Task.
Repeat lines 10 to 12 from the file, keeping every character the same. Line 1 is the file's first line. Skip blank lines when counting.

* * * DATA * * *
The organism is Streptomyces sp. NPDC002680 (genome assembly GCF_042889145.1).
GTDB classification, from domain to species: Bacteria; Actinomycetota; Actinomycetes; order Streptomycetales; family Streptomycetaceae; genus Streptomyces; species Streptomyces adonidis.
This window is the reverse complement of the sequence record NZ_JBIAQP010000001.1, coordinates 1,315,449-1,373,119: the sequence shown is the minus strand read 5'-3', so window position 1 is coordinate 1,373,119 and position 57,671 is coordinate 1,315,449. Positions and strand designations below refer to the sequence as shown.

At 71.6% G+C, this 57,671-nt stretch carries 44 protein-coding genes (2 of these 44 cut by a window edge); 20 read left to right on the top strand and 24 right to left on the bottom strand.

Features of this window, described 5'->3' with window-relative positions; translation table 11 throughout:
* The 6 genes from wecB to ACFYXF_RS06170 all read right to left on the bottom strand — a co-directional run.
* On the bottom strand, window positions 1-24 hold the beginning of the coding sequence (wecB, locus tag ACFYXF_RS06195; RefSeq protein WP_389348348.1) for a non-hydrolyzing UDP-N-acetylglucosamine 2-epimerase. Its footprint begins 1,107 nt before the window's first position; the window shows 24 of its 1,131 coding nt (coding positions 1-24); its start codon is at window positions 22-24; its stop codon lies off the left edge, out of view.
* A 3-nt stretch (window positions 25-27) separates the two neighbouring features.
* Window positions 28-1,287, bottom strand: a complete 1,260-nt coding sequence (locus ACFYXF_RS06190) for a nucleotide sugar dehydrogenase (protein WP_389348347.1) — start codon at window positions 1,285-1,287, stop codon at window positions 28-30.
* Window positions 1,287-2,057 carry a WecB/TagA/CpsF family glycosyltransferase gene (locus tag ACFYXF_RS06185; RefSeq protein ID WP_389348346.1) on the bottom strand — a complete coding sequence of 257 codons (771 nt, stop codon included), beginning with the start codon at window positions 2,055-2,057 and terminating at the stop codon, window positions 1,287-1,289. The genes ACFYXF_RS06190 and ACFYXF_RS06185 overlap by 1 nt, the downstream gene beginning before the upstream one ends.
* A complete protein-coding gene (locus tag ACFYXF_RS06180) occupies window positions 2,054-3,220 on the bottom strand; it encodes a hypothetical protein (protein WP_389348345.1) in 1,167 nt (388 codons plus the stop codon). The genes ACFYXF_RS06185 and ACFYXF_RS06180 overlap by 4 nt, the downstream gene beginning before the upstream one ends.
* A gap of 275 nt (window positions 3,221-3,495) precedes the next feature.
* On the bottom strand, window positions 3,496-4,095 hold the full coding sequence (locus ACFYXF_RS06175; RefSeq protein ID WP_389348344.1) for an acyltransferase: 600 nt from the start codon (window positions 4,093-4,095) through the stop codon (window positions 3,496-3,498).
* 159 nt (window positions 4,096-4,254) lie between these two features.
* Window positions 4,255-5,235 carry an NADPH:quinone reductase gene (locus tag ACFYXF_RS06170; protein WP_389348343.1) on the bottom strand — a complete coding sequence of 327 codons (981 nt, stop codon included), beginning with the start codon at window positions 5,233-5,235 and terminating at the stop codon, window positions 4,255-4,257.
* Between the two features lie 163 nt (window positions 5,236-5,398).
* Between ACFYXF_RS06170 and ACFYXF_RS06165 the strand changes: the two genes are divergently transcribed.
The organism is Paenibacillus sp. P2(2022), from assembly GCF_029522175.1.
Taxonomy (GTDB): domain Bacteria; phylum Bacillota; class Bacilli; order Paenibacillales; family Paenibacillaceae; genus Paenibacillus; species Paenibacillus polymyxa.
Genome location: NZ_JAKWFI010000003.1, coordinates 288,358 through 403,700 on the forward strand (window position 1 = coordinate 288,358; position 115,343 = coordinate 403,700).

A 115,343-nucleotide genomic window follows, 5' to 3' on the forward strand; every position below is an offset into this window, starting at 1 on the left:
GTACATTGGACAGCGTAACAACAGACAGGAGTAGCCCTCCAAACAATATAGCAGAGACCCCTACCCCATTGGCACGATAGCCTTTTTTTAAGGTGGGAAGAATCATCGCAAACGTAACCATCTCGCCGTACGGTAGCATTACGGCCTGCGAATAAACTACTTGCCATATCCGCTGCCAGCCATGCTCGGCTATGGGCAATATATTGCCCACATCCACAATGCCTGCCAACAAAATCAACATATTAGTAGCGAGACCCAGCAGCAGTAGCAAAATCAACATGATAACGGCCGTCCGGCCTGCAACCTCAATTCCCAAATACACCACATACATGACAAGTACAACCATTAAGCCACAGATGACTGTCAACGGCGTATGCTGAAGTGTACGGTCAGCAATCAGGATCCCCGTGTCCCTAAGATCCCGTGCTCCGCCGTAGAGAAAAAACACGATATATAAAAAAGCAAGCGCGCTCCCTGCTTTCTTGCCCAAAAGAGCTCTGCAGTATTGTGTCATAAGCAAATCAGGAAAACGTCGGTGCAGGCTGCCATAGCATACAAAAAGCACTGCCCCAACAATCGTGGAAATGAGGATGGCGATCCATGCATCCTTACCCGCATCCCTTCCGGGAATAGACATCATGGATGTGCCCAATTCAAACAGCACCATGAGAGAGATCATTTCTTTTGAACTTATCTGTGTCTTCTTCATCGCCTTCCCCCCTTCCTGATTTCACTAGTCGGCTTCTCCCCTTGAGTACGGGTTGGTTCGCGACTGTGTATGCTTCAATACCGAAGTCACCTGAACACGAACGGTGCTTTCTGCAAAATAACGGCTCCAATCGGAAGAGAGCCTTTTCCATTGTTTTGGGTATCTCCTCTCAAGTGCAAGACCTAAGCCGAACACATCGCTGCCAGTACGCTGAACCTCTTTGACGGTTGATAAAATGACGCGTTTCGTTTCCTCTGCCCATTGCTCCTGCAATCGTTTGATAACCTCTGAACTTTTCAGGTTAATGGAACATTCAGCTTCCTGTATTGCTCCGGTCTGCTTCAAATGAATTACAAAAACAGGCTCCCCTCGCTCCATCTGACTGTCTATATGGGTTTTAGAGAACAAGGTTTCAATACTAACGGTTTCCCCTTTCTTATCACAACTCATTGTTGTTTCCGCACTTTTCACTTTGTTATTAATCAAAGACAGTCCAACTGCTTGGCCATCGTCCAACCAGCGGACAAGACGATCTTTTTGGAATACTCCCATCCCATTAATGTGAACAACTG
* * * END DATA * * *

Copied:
* Window positions 1,287-2,057 carry a WecB/TagA/CpsF family glycosyltransferase gene (locus tag ACFYXF_RS06185; RefSeq protein ID WP_389348346.1) on the bottom strand — a complete coding sequence of 257 codons (771 nt, stop codon included), beginning with the start codon at window positions 2,055-2,057 and terminating at the stop codon, window positions 1,287-1,289. The genes ACFYXF_RS06190 and ACFYXF_RS06185 overlap by 1 nt, the downstream gene beginning before the upstream one ends.
* A complete protein-coding gene (locus tag ACFYXF_RS06180) occupies window positions 2,054-3,220 on the bottom strand; it encodes a hypothetical protein (protein WP_389348345.1) in 1,167 nt (388 codons plus the stop codon). The genes ACFYXF_RS06185 and ACFYXF_RS06180 overlap by 4 nt, the downstream gene beginning before the upstream one ends.
* A gap of 275 nt (window positions 3,221-3,495) precedes the next feature.